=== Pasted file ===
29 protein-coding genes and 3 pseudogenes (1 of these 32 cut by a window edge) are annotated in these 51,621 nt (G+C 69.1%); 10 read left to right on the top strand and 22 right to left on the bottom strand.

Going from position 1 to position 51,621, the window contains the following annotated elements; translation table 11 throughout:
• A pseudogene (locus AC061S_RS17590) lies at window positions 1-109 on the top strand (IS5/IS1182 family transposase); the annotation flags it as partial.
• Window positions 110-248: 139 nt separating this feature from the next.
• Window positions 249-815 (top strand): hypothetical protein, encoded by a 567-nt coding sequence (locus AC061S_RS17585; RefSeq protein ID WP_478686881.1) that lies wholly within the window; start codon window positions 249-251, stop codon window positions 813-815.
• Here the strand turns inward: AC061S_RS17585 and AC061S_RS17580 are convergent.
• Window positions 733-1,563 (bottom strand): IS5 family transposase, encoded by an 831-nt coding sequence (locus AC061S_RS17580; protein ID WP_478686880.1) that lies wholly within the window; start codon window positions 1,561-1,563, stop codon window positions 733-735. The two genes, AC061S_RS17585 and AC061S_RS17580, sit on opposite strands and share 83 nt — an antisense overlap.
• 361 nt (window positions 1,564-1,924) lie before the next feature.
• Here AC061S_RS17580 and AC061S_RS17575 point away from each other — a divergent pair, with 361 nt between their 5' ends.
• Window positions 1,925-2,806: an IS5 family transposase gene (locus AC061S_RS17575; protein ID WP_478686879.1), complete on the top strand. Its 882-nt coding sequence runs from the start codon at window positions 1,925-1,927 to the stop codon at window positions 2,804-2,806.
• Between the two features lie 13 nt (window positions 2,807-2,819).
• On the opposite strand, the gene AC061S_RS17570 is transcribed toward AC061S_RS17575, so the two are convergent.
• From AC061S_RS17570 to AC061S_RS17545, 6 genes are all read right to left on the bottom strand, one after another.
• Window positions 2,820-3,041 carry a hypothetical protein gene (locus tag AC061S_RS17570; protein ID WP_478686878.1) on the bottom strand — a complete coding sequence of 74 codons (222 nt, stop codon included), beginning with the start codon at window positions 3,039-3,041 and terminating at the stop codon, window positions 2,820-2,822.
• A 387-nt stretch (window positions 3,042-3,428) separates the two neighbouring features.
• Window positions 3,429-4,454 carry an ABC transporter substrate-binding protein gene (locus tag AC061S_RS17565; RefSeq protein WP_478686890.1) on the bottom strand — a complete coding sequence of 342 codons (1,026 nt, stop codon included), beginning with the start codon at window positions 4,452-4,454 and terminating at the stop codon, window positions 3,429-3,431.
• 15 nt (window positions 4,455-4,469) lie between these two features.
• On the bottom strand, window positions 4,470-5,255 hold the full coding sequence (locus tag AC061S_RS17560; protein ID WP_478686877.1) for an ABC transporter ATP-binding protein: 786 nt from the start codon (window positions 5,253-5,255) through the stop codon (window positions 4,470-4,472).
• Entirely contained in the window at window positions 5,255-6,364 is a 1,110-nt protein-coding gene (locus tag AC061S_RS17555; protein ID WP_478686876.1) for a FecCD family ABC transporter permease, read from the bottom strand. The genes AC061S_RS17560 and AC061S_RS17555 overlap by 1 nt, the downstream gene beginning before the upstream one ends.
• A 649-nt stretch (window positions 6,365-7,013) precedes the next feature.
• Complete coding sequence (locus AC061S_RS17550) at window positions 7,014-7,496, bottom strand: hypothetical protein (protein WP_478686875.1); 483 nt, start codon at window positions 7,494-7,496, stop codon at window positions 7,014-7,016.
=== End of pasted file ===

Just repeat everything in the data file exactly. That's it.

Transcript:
29 protein-coding genes and 3 pseudogenes (1 of these 32 cut by a window edge) are annotated in these 51,621 nt (G+C 69.1%); 10 read left to right on the top strand and 22 right to left on the bottom strand.

Going from position 1 to position 51,621, the window contains the following annotated elements; translation table 11 throughout:
• A pseudogene (locus AC061S_RS17590) lies at window positions 1-109 on the top strand (IS5/IS1182 family transposase); the annotation flags it as partial.
• Window positions 110-248: 139 nt separating this feature from the next.
• Window positions 249-815 (top strand): hypothetical protein, encoded by a 567-nt coding sequence (locus AC061S_RS17585; RefSeq protein ID WP_478686881.1) that lies wholly within the window; start codon window positions 249-251, stop codon window positions 813-815.
• Here the strand turns inward: AC061S_RS17585 and AC061S_RS17580 are convergent.
• Window positions 733-1,563 (bottom strand): IS5 family transposase, encoded by an 831-nt coding sequence (locus AC061S_RS17580; protein ID WP_478686880.1) that lies wholly within the window; start codon window positions 1,561-1,563, stop codon window positions 733-735. The two genes, AC061S_RS17585 and AC061S_RS17580, sit on opposite strands and share 83 nt — an antisense overlap.
• 361 nt (window positions 1,564-1,924) lie before the next feature.
• Here AC061S_RS17580 and AC061S_RS17575 point away from each other — a divergent pair, with 361 nt between their 5' ends.
• Window positions 1,925-2,806: an IS5 family transposase gene (locus AC061S_RS17575; protein ID WP_478686879.1), complete on the top strand. Its 882-nt coding sequence runs from the start codon at window positions 1,925-1,927 to the stop codon at window positions 2,804-2,806.
• Between the two features lie 13 nt (window positions 2,807-2,819).
• On the opposite strand, the gene AC061S_RS17570 is transcribed toward AC061S_RS17575, so the two are convergent.
• From AC061S_RS17570 to AC061S_RS17545, 6 genes are all read right to left on the bottom strand, one after another.
• Window positions 2,820-3,041 carry a hypothetical protein gene (locus tag AC061S_RS17570; protein ID WP_478686878.1) on the bottom strand — a complete coding sequence of 74 codons (222 nt, stop codon included), beginning with the start codon at window positions 3,039-3,041 and terminating at the stop codon, window positions 2,820-2,822.
• A 387-nt stretch (window positions 3,042-3,428) separates the two neighbouring features.
• Window positions 3,429-4,454 carry an ABC transporter substrate-binding protein gene (locus tag AC061S_RS17565; RefSeq protein WP_478686890.1) on the bottom strand — a complete coding sequence of 342 codons (1,026 nt, stop codon included), beginning with the start codon at window positions 4,452-4,454 and terminating at the stop codon, window positions 3,429-3,431.
• 15 nt (window positions 4,455-4,469) lie between these two features.
• On the bottom strand, window positions 4,470-5,255 hold the full coding sequence (locus tag AC061S_RS17560; protein ID WP_478686877.1) for an ABC transporter ATP-binding protein: 786 nt from the start codon (window positions 5,253-5,255) through the stop codon (window positions 4,470-4,472).
• Entirely contained in the window at window positions 5,255-6,364 is a 1,110-nt protein-coding gene (locus tag AC061S_RS17555; protein ID WP_478686876.1) for a FecCD family ABC transporter permease, read from the bottom strand. The genes AC061S_RS17560 and AC061S_RS17555 overlap by 1 nt, the downstream gene beginning before the upstream one ends.
• A 649-nt stretch (window positions 6,365-7,013) precedes the next feature.
• Complete coding sequence (locus AC061S_RS17550) at window positions 7,014-7,496, bottom strand: hypothetical protein (protein WP_478686875.1); 483 nt, start codon at window positions 7,494-7,496, stop codon at window positions 7,014-7,016.